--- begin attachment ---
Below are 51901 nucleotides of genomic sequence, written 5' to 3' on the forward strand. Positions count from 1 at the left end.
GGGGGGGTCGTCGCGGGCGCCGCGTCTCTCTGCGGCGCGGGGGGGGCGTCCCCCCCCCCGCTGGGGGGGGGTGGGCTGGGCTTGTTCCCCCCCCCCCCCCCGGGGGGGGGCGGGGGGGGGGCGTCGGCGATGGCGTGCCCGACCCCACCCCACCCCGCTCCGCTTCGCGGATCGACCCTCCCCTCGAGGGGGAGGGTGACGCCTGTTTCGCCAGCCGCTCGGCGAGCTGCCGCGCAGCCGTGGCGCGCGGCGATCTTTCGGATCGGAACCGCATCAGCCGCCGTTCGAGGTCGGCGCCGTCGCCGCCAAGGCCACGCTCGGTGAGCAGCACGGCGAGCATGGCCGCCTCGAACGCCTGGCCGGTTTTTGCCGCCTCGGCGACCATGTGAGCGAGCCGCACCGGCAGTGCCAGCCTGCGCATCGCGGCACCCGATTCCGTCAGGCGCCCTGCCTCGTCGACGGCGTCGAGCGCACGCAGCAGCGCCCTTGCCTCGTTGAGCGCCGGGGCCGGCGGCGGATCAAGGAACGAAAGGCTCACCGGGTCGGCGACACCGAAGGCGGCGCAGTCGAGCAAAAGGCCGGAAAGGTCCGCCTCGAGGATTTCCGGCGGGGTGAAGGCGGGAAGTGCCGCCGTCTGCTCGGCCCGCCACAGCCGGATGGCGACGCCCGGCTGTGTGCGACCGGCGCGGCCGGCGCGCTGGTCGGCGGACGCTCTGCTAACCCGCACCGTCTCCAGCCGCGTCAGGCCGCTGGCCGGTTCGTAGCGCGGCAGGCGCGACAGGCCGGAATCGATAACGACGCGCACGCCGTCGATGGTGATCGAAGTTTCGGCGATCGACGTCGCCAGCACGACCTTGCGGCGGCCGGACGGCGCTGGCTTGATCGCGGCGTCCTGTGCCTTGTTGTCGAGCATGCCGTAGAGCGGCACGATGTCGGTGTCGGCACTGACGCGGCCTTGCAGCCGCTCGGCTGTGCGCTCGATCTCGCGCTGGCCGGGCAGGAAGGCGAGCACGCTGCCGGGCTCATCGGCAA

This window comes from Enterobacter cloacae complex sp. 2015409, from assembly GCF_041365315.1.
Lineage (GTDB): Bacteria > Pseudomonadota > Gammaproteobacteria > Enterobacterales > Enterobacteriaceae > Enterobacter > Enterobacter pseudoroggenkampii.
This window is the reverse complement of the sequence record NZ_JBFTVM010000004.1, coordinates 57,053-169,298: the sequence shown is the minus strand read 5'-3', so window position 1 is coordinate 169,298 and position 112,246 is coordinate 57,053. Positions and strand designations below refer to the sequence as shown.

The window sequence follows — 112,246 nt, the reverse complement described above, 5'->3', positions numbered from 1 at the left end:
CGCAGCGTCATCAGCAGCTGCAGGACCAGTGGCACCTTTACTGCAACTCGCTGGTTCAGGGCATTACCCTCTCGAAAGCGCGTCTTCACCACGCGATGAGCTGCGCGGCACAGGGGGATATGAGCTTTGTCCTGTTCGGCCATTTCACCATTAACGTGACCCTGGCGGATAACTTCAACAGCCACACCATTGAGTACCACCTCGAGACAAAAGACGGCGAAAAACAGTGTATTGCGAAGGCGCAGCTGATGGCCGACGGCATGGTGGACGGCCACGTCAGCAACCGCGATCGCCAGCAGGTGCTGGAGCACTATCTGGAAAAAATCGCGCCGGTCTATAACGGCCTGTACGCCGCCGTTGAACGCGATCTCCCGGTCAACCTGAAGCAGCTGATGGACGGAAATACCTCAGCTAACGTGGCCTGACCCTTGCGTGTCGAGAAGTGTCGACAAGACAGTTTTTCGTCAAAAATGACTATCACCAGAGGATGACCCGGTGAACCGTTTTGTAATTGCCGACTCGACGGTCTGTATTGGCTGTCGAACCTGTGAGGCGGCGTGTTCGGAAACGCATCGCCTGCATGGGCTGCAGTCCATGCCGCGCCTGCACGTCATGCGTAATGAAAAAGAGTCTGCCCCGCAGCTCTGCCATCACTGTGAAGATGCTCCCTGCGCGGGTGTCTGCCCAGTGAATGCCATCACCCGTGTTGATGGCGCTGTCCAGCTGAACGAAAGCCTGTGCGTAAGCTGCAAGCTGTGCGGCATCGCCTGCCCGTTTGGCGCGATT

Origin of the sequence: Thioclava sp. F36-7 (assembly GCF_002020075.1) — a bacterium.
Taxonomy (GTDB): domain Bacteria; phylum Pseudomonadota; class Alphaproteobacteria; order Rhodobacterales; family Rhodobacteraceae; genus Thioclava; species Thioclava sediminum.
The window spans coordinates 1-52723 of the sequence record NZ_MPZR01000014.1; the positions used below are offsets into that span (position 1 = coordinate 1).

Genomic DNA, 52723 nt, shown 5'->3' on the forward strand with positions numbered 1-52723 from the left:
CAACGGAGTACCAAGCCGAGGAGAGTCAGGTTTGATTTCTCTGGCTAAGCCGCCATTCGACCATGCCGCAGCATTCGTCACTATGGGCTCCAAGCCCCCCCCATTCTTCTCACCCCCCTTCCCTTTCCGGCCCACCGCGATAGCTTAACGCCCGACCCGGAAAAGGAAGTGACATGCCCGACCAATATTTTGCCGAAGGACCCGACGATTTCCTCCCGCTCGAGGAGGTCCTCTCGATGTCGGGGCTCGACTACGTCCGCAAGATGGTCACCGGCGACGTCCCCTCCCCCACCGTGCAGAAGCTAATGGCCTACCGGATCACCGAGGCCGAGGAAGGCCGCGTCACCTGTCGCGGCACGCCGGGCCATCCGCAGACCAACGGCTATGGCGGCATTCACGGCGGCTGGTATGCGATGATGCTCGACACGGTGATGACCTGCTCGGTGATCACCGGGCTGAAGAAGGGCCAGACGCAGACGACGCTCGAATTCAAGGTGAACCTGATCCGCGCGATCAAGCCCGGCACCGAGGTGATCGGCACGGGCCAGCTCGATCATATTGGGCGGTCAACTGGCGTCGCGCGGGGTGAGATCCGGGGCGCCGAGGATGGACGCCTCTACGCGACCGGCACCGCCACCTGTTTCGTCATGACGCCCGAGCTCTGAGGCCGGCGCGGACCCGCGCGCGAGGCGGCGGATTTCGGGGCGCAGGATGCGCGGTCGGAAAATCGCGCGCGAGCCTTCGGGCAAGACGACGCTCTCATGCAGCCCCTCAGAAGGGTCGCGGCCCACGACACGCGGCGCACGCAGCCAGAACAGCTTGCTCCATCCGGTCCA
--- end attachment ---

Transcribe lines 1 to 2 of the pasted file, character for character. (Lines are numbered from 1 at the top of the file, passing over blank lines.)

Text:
Below are 51901 nucleotides of genomic sequence, written 5' to 3' on the forward strand. Positions count from 1 at the left end.
GGGGGGGTCGTCGCGGGCGCCGCGTCTCTCTGCGGCGCGGGGGGGGCGTCCCCCCCCCCGCTGGGGGGGGGTGGGCTGGGCTTGTTCCCCCCCCCCCCCCCGGGGGGGGGCGGGGGGGGGGCGTCGGCGATGGCGTGCCCGACCCCACCCCACCCCGCTCCGCTTCGCGGATCGACCCTCCCCTCGAGGGGGAGGGTGACGCCTGTTTCGCCAGCCGCTCGGCGAGCTGCCGCGCAGCCGTGGCGCGCGGCGATCTTTCGGATCGGAACCGCATCAGCCGCCGTTCGAGGTCGGCGCCGTCGCCGCCAAGGCCACGCTCGGTGAGCAGCACGGCGAGCATGGCCGCCTCGAACGCCTGGCCGGTTTTTGCCGCCTCGGCGACCATGTGAGCGAGCCGCACCGGCAGTGCCAGCCTGCGCATCGCGGCACCCGATTCCGTCAGGCGCCCTGCCTCGTCGACGGCGTCGAGCGCACGCAGCAGCGCCCTTGCCTCGTTGAGCGCCGGGGCCGGCGGCGGATCAAGGAACGAAAGGCTCACCGGGTCGGCGACACCGAAGGCGGCGCAGTCGAGCAAAAGGCCGGAAAGGTCCGCCTCGAGGATTTCCGGCGGGGTGAAGGCGGGAAGTGCCGCCGTCTGCTCGGCCCGCCACAGCCGGATGGCGACGCCCGGCTGTGTGCGACCGGCGCGGCCGGCGCGCTGGTCGGCGGACGCTCTGCTAACCCGCACCGTCTCCAGCCGCGTCAGGCCGCTGGCCGGTTCGTAGCGCGGCAGGCGCGACAGGCCGGAATCGATAACGACGCGCACGCCGTCGATGGTGATCGAAGTTTCGGCGATCGACGTCGCCAGCACGACCTTGCGGCGGCCGGACGGCGCTGGCTTGATCGCGGCGTCCTGTGCCTTGTTGTCGAGCATGCCGTAGAGCGGCACGATGTCGGTGTCGGCACTGACGCGGCCTTGCAGCCGCTCGGCTGTGCGCTCGATCTCGCGCTGGCCGGGCAGGAAGGCGAGCACGCTGCCGGGCTCATCGGCAA